Every summer we receive questions about large, red, fuzzy, dangerous-looking ants. As anyone who steps on one quickly discovers, these unusual pests pack a powerful sting. But what are they? And what can be done about them?
For starters, they’re ants — but they’re not. They’re wasps.
That’s right. Red velvet ants are actually wingless female wasps of the Mutilladae family. About 3/4 inch long, and covered with red/orange hair, these solitary wasps are typically found in regions with sandy soil, between July and September. They are fairly common on the Delmarva Peninsula.
Unlike the females, the males have wings and can fly. Such a difference between the sexes of a species is known as sexual dimorphism. Another difference, perhaps more important to the average person, is that males cannot sting, but the female’s sting is so painful that velvet ants are sometimes called “cow killers.” But don’t worry, a sting isn’t going to kill you, or your cow, for that matter.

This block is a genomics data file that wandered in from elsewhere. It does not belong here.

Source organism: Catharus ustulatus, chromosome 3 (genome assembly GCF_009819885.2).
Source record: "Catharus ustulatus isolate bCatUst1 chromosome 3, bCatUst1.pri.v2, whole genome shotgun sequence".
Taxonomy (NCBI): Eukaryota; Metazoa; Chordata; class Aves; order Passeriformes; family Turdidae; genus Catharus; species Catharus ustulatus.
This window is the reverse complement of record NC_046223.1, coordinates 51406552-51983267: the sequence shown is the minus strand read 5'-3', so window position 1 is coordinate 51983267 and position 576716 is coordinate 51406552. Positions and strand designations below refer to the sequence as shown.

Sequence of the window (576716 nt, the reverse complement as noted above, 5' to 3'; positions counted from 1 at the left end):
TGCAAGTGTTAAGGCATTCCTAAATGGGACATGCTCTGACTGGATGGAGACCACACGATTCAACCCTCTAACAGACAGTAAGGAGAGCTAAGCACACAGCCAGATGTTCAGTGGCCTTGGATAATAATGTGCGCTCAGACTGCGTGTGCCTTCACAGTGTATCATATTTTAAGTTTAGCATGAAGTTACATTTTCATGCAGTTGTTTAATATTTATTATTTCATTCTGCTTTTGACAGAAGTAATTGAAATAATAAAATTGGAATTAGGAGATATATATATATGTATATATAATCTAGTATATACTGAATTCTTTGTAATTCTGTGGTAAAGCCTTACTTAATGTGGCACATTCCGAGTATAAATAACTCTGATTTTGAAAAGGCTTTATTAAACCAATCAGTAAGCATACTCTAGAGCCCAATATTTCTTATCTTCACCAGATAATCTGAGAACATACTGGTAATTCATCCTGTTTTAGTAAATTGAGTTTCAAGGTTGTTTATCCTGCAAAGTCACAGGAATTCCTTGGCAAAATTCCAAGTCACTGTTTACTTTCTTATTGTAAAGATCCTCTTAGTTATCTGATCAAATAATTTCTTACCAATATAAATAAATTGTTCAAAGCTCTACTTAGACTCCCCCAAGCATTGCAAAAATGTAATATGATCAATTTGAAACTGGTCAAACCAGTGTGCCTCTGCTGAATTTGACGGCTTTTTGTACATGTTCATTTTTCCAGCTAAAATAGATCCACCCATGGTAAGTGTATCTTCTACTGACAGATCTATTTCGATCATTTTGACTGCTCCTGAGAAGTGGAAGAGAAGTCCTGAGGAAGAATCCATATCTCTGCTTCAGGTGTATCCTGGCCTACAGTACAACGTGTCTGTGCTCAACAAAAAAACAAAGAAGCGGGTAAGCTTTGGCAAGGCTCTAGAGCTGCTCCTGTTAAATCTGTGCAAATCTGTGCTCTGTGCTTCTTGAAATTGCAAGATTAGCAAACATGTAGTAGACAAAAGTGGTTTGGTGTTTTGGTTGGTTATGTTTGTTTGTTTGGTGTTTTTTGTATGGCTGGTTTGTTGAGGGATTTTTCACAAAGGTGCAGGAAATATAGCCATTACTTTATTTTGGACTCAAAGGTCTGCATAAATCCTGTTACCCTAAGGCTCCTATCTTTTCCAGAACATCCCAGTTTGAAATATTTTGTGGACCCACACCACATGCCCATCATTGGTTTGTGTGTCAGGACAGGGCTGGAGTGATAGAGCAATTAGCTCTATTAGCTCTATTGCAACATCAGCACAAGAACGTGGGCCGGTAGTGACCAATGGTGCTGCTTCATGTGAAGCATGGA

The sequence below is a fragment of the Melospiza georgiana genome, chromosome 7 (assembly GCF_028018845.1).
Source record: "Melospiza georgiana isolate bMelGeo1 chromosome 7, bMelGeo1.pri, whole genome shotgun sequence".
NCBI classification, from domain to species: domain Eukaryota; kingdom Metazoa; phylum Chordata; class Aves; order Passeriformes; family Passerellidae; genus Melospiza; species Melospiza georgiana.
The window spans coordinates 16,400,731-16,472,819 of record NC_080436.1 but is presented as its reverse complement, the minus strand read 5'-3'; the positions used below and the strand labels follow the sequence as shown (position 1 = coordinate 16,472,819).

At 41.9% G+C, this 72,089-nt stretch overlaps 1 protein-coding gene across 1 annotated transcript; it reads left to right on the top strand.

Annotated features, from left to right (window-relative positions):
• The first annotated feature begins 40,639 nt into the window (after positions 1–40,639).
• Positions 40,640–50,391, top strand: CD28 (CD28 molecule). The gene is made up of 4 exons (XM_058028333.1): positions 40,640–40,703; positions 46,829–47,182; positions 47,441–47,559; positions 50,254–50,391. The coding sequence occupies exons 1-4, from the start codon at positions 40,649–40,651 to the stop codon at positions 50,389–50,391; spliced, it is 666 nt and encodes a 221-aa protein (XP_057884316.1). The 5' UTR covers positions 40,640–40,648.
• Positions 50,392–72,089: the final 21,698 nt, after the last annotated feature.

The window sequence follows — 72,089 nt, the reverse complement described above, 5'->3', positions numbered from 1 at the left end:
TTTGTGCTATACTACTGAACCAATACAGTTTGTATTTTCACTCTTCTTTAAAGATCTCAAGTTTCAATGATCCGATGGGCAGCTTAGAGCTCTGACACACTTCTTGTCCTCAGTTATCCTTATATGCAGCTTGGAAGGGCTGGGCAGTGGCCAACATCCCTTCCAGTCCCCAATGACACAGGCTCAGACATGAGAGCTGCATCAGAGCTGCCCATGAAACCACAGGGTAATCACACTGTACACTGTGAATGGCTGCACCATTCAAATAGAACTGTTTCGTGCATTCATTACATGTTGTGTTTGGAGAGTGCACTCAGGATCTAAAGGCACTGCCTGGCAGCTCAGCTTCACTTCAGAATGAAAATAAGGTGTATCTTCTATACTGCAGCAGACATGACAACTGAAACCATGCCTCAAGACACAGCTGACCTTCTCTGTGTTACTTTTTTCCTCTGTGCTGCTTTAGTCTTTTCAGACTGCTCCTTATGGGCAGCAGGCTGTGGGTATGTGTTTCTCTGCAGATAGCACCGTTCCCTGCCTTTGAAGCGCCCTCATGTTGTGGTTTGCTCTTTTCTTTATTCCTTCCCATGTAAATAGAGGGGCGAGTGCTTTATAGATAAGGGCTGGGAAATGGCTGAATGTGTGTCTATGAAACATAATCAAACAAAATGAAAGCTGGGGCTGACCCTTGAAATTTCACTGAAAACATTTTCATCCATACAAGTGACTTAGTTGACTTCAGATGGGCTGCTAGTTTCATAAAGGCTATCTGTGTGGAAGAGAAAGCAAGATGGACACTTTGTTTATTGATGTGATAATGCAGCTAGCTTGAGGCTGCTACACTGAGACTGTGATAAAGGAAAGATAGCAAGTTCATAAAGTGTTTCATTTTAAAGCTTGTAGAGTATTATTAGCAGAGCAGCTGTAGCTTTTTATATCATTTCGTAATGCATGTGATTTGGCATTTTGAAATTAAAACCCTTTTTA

The good news is that velvet ants don’t intentionally invade structures, and don’t feed on wood or human food. They prefer nectar, and generally only sting when stepped on or accidentally touched. Like other solitary insects, velvet ants do not share a common nest or colony, but sometimes they can be found in large numbers in lawns and gardens.
Like practically every other pest, red velvet ants can be treated with pesticides, but the best way to prevent them from visiting your lawn in the first place is to eliminate sandy areas and plant thick grass.